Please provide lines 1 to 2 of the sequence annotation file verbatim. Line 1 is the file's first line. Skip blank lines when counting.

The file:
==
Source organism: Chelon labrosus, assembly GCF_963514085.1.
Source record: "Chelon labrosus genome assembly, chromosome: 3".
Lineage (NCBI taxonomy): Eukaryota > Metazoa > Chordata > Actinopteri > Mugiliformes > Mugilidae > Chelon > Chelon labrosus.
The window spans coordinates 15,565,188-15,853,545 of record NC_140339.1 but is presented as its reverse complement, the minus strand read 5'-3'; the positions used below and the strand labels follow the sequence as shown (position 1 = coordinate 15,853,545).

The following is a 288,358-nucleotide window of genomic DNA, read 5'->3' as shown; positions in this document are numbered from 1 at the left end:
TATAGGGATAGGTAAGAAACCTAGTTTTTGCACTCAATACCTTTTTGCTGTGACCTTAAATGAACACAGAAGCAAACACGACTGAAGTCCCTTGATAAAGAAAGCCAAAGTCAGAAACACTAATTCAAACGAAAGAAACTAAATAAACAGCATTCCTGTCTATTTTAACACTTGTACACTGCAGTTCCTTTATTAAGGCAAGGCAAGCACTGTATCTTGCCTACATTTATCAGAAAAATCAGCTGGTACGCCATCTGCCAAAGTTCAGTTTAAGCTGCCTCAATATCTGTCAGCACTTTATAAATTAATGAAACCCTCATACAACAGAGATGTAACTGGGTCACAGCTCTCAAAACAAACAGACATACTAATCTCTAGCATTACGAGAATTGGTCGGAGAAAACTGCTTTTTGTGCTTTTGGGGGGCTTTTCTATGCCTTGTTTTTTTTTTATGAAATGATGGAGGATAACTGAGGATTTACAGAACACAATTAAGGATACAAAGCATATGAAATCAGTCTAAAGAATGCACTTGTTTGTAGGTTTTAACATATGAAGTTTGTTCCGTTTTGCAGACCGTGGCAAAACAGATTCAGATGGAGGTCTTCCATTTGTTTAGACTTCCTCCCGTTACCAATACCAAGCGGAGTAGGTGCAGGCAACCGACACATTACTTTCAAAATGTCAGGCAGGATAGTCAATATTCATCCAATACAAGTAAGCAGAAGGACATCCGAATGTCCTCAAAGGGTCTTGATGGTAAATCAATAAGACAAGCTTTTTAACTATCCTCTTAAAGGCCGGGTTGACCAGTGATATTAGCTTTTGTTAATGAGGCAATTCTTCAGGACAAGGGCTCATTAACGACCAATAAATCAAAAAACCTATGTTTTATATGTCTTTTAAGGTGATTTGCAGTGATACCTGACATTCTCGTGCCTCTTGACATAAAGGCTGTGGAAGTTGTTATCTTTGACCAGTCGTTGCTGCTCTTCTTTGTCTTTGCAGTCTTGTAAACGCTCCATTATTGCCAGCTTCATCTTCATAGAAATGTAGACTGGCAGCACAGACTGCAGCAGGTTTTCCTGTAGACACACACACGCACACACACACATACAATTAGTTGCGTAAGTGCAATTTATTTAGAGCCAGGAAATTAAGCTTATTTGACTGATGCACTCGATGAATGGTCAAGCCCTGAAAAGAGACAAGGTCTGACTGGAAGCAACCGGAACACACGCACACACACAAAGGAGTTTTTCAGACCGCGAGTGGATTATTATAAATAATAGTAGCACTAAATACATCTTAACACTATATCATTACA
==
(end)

Source organism: Chelon labrosus, assembly GCF_963514085.1.
Source record: "Chelon labrosus genome assembly, chromosome: 3".